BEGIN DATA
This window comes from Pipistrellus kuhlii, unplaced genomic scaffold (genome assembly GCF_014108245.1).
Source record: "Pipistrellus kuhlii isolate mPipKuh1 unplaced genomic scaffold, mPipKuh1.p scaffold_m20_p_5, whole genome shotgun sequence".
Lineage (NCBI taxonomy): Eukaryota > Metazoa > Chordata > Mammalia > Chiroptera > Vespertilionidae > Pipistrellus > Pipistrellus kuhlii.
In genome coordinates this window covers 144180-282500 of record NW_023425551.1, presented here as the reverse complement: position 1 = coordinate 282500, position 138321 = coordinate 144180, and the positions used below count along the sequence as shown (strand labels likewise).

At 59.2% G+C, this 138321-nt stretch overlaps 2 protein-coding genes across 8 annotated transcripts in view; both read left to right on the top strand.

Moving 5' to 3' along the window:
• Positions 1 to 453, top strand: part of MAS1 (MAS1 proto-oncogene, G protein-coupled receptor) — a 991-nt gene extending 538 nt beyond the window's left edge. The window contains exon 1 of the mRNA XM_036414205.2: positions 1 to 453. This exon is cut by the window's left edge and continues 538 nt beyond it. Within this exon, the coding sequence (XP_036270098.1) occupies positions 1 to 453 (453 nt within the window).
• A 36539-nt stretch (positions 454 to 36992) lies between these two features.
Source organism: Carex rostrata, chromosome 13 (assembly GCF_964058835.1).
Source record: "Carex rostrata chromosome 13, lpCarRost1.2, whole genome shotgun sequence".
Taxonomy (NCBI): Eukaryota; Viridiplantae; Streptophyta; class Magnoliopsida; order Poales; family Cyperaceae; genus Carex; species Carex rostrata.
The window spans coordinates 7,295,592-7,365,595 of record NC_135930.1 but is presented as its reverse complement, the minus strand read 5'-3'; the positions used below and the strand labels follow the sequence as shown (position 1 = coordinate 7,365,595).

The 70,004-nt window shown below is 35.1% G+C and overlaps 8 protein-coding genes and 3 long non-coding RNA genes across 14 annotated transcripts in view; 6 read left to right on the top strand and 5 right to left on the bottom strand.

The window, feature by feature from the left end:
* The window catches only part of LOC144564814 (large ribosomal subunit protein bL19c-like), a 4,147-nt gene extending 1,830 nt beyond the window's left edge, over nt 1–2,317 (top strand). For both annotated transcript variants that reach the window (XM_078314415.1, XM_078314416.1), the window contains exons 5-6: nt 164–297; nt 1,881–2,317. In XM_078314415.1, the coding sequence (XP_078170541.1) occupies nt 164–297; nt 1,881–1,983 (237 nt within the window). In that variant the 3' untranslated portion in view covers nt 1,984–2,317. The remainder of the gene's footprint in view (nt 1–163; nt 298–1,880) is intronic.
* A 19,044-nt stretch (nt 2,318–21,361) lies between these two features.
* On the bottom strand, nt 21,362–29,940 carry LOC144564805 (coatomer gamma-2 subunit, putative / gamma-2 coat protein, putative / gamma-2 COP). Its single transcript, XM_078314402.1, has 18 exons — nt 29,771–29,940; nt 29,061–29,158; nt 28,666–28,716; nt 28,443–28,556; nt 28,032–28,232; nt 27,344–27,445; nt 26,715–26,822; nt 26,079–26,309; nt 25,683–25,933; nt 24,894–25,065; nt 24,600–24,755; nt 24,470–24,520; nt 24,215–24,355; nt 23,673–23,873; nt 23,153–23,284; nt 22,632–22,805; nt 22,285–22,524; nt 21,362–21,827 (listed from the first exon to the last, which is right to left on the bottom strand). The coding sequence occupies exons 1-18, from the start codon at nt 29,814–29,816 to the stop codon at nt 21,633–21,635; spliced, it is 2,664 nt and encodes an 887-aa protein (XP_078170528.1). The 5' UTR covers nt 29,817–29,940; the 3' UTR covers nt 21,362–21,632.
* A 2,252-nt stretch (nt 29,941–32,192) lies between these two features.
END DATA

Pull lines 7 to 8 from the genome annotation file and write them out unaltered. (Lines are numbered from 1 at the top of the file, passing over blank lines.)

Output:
• Positions 1 to 453, top strand: part of MAS1 (MAS1 proto-oncogene, G protein-coupled receptor) — a 991-nt gene extending 538 nt beyond the window's left edge. The window contains exon 1 of the mRNA XM_036414205.2: positions 1 to 453. This exon is cut by the window's left edge and continues 538 nt beyond it. Within this exon, the coding sequence (XP_036270098.1) occupies positions 1 to 453 (453 nt within the window).
• A 36539-nt stretch (positions 454 to 36992) lies between these two features.